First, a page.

Rainer Maria Rilke wrote,
With nothing can one approach a work of art so little as with critical words: they always come down to more or less happy misunderstandings. Things are not all so comprehensible and expressible as one would mostly have us believe; most events are inexpressible, taking place in a realm which no word has ever entered, and more inexpressible than all else are works of art, mysterious existences, the life of which, while ours passes away, endures. (17)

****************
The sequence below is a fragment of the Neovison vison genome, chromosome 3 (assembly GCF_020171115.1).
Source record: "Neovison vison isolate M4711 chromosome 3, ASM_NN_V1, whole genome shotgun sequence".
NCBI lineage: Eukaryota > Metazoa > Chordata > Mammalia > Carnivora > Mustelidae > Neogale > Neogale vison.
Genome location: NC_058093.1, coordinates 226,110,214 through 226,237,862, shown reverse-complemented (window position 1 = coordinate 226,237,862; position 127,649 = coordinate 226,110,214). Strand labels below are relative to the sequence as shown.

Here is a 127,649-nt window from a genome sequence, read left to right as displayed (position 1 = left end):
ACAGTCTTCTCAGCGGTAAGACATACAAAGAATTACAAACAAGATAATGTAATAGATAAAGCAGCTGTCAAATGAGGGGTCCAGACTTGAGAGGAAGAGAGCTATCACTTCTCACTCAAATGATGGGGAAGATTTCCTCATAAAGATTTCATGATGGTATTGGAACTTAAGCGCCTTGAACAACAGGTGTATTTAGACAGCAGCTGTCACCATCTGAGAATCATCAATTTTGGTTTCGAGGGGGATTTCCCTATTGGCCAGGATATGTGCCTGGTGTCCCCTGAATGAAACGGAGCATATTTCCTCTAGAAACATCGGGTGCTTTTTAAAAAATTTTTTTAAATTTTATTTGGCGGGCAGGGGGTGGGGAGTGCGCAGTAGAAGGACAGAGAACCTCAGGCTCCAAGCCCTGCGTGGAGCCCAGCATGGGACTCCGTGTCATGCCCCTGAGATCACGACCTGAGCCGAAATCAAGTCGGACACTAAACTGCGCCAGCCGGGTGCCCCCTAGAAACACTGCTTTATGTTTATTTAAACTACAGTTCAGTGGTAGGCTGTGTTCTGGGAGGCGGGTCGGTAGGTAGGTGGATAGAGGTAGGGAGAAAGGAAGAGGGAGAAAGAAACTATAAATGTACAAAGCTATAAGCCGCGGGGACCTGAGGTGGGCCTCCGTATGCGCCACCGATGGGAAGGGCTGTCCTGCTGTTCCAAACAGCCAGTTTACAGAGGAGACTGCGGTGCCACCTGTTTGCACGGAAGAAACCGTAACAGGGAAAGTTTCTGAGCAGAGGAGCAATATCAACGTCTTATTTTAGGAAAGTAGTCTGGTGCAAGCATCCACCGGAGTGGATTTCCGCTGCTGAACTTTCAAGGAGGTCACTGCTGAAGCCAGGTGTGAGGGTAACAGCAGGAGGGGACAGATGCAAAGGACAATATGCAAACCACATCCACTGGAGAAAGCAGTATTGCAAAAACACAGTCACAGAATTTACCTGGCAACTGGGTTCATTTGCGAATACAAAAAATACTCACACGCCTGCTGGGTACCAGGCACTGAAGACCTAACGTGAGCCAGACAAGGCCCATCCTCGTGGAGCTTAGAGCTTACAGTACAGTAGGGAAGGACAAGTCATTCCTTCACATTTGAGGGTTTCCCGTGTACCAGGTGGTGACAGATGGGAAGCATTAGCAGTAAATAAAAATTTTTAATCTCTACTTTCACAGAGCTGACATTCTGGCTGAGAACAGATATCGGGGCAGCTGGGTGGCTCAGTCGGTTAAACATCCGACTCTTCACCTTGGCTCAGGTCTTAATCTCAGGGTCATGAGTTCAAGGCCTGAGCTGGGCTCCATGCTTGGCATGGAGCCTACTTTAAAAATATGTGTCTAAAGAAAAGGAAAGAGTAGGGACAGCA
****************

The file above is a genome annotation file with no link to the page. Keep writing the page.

Later he continues his critique of criticism:
… read as little as possible of aesthetic criticismÃ¢â‚¬â€such things are either partisan views, petrified and grown senseless in their lifeless duration, or they are clever quibblings in which today one view wins and tomorrow the opposite. Works of art are of a infinite loneliness and with nothing so little to be reached as with criticism. Only love can grasp and hold and be just toward them. (29)
Rilke, Rainer Maria. Letters to a Young Poet. Trans. M.D. Herter Norton. Revised Ed. New York: W.W. Norton and Company, 1934.